Calvary immediately grabs your eye, easing gently upwards through the stations of the cross on one side with a jutting, rocky face on the other.  A small chapel and three crosses sit atop the hill, making for dramatic silhouettes with the right lighting. It takes only a few minutes to walk up after you reach the base, but provides an excellent view of the city.  The best views, however, are taken in from the city’s other hill.  The center of Nitra lies in the shadow of Zobor mountain, or perhaps more accurately, Zobor hill, while some of its nicer residential areas creep up the side.  If you take bus number nine from the center you will be taken about halfway up the hill to where a network of trails begins.  Take the blue and then the green to Zobor, to reach the summit of 588 meters.  From here you will get a close-up look at the mountain’s transmitter, which looks like it could be something more exotic from a further distance.  You’ll also see the whole of the city, the course of the Nitra River, expanses of farmland and a nearby mine.  I’ve been told, on a clear day, it is possible to see 40 km or more, but we were just fortunate enough to get some golden haze through the previously overcast afternoon. The views were fantastic none the less. While you can hike to the summit of Zobor and back to the bus stop in about an hour and a half, a network of trails on the hill could easily keep you busy for an afternoon or longer.  Continue reading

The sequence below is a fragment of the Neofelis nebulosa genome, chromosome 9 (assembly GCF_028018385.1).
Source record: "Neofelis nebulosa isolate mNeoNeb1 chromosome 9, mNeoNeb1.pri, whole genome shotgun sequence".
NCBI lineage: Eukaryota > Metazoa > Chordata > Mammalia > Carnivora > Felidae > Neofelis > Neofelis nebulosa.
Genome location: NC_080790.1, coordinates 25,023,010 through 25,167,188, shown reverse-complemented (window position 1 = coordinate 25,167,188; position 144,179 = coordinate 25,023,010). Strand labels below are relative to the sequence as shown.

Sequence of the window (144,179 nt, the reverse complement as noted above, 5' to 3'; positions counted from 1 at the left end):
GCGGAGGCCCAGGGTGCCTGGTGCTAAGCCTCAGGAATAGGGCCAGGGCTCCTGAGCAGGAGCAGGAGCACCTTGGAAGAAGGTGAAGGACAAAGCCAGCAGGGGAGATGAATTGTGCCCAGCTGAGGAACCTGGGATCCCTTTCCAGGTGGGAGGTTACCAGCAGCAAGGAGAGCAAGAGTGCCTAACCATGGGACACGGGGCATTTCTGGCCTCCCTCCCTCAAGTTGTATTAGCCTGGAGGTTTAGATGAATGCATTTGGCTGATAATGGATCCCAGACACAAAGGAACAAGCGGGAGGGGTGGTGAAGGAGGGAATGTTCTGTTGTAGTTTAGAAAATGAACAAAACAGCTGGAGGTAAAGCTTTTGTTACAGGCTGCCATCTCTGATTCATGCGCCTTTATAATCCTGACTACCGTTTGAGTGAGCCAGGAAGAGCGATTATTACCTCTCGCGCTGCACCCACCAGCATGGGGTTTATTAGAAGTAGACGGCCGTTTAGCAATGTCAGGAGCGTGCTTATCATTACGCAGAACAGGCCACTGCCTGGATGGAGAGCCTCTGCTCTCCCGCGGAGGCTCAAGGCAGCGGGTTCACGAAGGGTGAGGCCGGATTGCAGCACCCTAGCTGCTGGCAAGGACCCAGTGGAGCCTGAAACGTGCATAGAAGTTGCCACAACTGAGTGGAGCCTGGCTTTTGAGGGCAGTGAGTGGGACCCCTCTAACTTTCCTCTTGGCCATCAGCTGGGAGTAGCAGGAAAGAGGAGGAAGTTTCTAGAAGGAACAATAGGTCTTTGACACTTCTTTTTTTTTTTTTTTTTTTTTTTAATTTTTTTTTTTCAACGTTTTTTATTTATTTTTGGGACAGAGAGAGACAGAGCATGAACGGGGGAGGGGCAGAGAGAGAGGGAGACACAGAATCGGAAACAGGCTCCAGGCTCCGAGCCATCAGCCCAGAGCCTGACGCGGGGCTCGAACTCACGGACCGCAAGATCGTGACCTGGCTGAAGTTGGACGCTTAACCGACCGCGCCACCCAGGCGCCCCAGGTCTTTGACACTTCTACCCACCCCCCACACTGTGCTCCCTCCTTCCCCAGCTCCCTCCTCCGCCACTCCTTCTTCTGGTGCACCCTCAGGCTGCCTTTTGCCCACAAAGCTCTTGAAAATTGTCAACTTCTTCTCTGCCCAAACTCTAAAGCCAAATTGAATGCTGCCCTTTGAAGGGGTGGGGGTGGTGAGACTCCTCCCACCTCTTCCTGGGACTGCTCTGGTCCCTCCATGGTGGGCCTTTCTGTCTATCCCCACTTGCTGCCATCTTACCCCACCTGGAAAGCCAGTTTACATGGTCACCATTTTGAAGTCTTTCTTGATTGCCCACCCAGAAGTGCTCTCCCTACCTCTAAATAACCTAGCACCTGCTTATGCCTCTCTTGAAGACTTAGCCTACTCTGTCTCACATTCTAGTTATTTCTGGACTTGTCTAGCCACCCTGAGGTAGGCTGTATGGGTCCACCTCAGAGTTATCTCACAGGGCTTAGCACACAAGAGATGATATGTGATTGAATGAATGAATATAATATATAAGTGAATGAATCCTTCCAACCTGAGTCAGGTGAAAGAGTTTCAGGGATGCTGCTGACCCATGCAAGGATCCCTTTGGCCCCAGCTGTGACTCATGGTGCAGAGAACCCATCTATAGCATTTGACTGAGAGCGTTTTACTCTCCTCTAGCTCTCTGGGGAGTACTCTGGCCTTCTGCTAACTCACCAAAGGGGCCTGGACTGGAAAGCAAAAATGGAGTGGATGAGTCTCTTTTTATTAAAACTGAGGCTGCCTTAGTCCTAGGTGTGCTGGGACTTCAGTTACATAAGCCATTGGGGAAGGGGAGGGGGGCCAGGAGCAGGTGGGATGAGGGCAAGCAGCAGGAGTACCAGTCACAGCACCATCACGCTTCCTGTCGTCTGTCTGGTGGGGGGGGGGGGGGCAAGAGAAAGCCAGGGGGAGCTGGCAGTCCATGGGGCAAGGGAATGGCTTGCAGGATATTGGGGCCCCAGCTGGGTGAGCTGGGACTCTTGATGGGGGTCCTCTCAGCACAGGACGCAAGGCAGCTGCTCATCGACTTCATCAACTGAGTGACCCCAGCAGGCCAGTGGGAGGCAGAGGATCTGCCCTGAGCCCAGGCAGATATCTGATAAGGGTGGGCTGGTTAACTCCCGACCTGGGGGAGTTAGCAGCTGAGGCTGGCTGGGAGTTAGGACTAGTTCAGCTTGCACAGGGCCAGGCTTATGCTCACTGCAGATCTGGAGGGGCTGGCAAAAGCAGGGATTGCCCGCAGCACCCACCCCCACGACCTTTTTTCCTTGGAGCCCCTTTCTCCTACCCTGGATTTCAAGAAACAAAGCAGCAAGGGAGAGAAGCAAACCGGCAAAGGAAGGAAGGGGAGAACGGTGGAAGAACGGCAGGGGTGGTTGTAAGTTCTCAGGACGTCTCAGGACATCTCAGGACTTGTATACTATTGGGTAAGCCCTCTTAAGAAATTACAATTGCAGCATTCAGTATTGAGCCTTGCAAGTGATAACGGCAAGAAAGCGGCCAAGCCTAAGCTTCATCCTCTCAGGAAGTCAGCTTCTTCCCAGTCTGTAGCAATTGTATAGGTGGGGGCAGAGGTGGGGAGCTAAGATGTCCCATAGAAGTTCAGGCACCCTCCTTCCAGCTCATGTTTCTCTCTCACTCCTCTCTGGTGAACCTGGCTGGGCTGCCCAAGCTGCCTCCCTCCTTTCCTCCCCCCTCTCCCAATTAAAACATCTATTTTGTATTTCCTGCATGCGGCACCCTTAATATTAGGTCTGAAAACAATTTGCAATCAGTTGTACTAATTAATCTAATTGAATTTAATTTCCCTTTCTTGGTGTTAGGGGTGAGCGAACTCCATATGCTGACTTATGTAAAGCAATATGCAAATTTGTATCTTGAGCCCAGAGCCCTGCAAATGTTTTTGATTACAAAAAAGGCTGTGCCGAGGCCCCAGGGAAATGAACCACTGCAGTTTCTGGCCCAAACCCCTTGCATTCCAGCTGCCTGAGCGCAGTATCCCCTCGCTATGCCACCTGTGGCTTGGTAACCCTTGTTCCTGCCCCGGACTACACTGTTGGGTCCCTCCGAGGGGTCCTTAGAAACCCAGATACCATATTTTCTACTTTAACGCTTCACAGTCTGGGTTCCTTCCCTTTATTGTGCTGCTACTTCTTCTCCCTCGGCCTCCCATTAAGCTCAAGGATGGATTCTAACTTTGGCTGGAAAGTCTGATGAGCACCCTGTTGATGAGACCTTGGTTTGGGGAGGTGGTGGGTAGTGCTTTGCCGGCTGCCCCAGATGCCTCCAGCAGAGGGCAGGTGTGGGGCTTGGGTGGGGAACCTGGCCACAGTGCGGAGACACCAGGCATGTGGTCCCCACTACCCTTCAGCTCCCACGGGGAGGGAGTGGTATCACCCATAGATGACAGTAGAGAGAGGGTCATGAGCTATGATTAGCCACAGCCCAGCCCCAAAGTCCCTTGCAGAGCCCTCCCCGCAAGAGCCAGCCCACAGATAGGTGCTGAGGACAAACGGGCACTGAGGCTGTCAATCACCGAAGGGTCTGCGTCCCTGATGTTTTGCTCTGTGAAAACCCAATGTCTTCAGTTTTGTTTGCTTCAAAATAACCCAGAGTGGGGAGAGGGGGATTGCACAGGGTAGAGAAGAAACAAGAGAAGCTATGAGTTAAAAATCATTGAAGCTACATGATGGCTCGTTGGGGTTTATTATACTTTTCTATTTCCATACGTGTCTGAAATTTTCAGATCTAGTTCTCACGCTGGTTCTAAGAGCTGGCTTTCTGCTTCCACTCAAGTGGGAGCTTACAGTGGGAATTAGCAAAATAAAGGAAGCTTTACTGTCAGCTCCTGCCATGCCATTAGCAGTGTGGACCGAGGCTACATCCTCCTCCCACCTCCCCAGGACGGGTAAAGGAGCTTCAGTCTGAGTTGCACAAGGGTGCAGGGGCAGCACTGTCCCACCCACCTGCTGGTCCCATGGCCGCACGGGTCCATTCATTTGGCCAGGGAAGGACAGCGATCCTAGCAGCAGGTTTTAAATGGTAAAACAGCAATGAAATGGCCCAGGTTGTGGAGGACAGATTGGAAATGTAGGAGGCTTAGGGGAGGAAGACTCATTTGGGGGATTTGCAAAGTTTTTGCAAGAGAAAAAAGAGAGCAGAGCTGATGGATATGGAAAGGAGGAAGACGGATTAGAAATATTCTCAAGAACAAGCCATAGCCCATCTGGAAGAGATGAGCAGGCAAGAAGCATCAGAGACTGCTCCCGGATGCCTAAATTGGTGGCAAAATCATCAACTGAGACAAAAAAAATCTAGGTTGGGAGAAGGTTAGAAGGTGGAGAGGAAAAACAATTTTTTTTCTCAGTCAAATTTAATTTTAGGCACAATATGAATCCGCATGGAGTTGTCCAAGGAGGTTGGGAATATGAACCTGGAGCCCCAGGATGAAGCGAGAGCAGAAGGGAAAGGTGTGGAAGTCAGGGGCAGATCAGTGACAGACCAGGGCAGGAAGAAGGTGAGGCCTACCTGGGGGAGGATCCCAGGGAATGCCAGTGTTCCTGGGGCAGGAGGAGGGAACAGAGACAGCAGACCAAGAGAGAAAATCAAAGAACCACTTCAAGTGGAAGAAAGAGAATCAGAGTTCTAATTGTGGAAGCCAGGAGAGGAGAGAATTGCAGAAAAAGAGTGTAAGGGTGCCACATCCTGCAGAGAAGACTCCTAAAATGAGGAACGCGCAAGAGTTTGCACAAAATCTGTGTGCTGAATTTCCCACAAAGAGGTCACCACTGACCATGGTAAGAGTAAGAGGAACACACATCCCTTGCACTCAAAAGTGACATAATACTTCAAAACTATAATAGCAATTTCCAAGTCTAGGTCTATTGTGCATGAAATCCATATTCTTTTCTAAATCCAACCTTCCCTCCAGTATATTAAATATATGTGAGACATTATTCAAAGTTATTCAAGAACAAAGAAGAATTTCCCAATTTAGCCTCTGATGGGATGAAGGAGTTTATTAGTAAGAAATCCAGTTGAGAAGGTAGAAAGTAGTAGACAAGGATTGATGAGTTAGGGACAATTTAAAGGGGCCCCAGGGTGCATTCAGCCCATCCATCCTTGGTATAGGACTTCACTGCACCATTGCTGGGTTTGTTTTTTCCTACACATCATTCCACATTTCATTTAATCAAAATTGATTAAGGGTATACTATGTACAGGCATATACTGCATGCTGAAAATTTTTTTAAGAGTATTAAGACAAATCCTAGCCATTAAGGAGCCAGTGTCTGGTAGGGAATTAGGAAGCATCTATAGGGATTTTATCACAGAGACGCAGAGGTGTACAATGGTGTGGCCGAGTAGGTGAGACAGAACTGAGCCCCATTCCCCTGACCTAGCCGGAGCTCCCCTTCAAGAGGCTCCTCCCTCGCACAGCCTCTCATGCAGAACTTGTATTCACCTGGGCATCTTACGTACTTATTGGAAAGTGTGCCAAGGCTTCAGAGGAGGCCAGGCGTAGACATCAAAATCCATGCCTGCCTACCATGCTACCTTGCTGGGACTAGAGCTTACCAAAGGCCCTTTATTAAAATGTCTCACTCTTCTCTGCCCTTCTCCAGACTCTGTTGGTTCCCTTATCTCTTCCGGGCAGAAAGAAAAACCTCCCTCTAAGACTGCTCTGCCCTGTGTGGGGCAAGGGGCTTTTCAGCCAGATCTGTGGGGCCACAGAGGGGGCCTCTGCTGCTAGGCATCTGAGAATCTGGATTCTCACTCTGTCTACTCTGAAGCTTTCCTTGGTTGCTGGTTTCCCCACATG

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View from Zobor – Nitra, Slovakia

View from Zobor - Nitra, Slovakia

The weather broke just in time for a view from Nitra’s highest point. It’s good to be back. More to come soon.

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Looking back – the best of 2012

I started 2012 (and also Incurably Stir Crazy, which is nearing its one-year anniversary) with a mission. I wanted to spend this year seeing new places, chasing new experiences and packing as much life into 366 days as possible. Looking back on the year, I’d say things went pretty much according to plan. I hope it is just one of many adventure-filled years to come.  Below is a list of some of the  highlights, as a way to remember, and to be honest, a chance to share some of the stuff I’ve slacked on posting. But that’s what new year’s resolutions are for, right?